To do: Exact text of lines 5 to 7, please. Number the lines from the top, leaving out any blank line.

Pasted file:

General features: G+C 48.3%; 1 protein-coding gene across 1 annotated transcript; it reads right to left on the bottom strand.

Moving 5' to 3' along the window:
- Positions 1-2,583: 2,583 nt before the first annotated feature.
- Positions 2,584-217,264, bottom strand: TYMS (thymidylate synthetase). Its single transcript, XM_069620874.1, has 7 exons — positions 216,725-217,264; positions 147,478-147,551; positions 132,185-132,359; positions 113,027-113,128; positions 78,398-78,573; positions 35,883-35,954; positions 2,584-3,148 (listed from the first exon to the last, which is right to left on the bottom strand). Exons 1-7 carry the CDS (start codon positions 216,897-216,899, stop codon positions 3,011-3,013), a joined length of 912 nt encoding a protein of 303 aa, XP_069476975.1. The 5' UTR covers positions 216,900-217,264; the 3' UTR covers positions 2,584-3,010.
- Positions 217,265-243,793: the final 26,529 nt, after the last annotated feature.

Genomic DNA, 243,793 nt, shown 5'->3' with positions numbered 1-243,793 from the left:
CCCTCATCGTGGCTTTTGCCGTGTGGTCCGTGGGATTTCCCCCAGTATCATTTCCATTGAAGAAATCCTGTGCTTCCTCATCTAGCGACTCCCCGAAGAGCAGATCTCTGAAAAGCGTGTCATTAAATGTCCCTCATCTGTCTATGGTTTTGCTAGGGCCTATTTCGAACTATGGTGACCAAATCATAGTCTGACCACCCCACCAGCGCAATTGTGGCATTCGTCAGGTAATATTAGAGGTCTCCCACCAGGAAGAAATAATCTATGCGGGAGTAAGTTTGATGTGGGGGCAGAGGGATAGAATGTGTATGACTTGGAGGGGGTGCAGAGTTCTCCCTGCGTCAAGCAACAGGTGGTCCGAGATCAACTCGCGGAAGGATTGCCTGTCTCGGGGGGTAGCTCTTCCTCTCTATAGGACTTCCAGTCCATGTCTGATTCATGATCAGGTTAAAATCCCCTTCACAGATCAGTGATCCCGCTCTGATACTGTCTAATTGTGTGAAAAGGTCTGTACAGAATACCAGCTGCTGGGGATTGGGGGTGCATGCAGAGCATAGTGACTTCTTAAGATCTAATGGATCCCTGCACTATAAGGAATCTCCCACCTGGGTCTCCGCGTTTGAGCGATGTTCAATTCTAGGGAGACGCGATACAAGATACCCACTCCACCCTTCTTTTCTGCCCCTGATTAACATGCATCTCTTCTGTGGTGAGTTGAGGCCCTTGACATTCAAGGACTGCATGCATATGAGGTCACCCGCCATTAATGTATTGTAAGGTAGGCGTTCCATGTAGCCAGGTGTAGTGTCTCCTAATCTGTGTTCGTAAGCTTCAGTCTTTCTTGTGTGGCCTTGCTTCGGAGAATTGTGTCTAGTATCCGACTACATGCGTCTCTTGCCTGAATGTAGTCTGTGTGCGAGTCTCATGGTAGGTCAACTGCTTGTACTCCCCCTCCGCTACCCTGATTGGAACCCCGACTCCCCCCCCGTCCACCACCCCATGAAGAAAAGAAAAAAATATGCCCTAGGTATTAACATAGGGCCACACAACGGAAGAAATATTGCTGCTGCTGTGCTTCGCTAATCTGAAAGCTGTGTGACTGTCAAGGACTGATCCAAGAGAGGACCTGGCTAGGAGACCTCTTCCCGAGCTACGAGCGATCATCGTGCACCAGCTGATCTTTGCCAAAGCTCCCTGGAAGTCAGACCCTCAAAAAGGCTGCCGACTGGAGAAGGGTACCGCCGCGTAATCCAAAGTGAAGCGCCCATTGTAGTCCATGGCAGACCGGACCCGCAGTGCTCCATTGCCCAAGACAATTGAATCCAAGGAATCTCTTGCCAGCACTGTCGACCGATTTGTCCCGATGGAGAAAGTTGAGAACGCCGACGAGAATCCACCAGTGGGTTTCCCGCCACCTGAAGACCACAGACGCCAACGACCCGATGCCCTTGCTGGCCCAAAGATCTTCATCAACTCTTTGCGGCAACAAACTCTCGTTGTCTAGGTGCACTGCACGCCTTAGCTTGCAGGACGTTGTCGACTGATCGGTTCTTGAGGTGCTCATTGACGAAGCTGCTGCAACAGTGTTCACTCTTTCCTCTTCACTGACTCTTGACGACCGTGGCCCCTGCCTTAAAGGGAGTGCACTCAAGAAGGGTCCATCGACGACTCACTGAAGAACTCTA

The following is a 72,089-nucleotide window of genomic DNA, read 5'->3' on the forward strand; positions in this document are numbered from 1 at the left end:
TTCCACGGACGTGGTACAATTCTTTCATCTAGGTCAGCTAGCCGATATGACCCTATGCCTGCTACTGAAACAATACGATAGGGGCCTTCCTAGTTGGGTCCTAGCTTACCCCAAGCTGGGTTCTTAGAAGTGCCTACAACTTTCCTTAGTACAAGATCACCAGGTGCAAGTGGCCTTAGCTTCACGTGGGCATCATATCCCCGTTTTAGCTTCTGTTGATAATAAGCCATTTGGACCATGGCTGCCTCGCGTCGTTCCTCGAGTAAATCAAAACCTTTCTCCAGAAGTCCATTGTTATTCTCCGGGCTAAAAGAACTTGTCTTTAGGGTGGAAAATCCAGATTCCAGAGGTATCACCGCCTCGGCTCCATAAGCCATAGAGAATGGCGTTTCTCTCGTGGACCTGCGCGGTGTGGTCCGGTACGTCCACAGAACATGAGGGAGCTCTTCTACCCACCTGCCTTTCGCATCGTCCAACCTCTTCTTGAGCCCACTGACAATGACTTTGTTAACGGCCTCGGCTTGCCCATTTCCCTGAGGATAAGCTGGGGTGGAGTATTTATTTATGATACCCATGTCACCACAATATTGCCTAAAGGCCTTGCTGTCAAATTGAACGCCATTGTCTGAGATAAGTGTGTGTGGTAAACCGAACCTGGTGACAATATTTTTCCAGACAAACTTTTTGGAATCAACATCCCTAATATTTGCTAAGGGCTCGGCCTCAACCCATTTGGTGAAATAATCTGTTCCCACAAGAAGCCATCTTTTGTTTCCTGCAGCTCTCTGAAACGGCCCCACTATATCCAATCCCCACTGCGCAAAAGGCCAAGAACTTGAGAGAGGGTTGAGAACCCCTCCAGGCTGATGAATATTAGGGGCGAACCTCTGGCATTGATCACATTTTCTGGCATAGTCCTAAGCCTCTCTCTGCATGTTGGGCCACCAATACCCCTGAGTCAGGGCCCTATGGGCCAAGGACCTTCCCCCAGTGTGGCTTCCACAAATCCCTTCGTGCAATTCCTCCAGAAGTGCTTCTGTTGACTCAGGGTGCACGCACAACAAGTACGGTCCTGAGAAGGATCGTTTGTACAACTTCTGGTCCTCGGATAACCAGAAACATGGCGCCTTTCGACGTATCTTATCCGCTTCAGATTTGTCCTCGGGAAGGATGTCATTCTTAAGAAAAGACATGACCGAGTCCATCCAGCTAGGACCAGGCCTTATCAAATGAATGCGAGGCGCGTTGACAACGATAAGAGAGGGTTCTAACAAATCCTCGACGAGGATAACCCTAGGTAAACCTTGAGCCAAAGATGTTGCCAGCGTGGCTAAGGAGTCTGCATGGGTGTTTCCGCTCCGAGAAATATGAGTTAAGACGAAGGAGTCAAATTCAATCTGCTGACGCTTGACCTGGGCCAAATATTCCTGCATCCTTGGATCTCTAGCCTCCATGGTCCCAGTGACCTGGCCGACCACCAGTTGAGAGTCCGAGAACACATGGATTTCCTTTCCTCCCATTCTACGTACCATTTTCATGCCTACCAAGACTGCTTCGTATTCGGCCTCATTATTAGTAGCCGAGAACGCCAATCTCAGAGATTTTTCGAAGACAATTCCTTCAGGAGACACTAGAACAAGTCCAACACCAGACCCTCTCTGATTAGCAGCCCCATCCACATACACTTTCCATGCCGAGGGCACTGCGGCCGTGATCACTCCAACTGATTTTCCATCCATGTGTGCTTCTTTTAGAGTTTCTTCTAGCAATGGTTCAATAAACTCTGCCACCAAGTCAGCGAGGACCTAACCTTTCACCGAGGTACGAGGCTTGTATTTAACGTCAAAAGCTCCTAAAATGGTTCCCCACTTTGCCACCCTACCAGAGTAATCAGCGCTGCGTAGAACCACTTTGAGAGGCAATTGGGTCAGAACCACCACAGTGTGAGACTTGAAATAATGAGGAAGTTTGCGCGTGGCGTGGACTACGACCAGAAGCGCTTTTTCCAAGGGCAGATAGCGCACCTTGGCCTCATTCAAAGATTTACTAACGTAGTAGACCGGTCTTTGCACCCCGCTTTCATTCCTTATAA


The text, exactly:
- Positions 217,265-243,793: the final 26,529 nt, after the last annotated feature.

Genomic DNA, 243,793 nt, shown 5'->3' with positions numbered 1-243,793 from the left:
CCCTCATCGTGGCTTTTGCCGTGTGGTCCGTGGGATTTCCCCCAGTATCATTTCCATTGAAGAAATCCTGTGCTTCCTCATCTAGCGACTCCCCGAAGAGCAGATCTCTGAAAAGCGTGTCATTAAATGTCCCTCATCTGTCTATGGTTTTGCTAGGGCCTATTTCGAACTATGGTGACCAAATCATAGTCTGACCACCCCACCAGCGCAATTGTGGCATTCGTCAGGTAATATTAGAGGTCTCCCACCAGGAAGAAATAATCTATGCGGGAGTAAGTTTGATGTGGGGGCAGAGGGATAGAATGTGTATGACTTGGAGGGGGTGCAGAGTTCTCCCTGCGTCAAGCAACAGGTGGTCCGAGATCAACTCGCGGAAGGATTGCCTGTCTCGGGGGGTAGCTCTTCCTCTCTATAGGACTTCCAGTCCATGTCTGATTCATGATCAGGTTAAAATCCCCTTCACAGATCAGTGATCCCGCTCTGATACTGTCTAATTGTGTGAAAAGGTCTGTACAGAATACCAGCTGCTGGGGATTGGGGGTGCATGCAGAGCATAGTGACTTCTTAAGATCTAATGGATCCCTGCACTATAAGGAATCTCCCACCTGGGTCTCCGCGTTTGAGCGATGTTCAATTCTAGGGAGACGCGATACAAGATACCCACTCCACCCTTCTTTTCTGCCCCTGATTAACATGCATCTCTTCTGTGGTGAGTTGAGGCCCTTGACATTCAAGGACTGCATGCATATGAGGTCACCCGCCATTAATGTATTGTAAGGTAGGCGTTCCATGTAGCCAGGTGTAGTGTCTCCTAATCTGTGTTCGTAAGCTTCAGTCTTTCTTGTGTGGCCTTGCTTCGGAGAATTGTGTCTAGTATCCGACTACATGCGTCTCTTGCCTGAATGTAGTCTGTGTGCGAGTCTCATGGTAGGTCAACTGCTTGTACTCCCCCTCCGCTACCCTGATTGGAACCCCGACTCCCCCCCCGTCCACCACCCCATGAAGAAAAGAAAAAAATATGCCCTAGGTATTAACATAGGGCCACACAACGGAAGAAATATTGCTGCTGCTGTGCTTCGCTAATCTGAAAGCTGTGTGACTGTCAAGGACTGATCCAAGAGAGGACCTGGCTAGGAGACCTCTTCCCGAGCTACGAGCGATCATCGTGCACCAGCTGATCTTTGCCAAAGCTCCCTGGAAGTCAGACCCTCAAAAAGGCTGCCGACTGGAGAAGGGTACCGCCGCGTAATCCAAAGTGAAGCGCCCATTGTAGTCCATGGCAGACCGGACCCGCAGTGCTCCATTGCCCAAGACAATTGAATCCAAGGAATCTCTTGCCAGCACTGTCGACCGATTTGTCCCGATGGAGAAAGTTGAGAACGCCGACGAGAATCCACCAGTGGGTTTCCCGCCACCTGAAGACCACAGACGCCAACGACCCGATGCCCTTGCTGGCCCAAAGATCTTCATCAACTCTTTGCGGCAACAAACTCTCGTTGTCTAGGTGCACTGCACGCCTTAGCTTGCAGGACGTTGTCGACTGATCGGTTCTTGAGGTGCTCATTGACGAAGCTGCTGCAACAGTGTTCACTCTTTCCTCTTCACTGACTCTTGACGACCGTGGCCCCTGCCTTAAAGGGAGTGCACTCAAGAAGGGTCCATCGACGACTCACTGAAGAACTCTA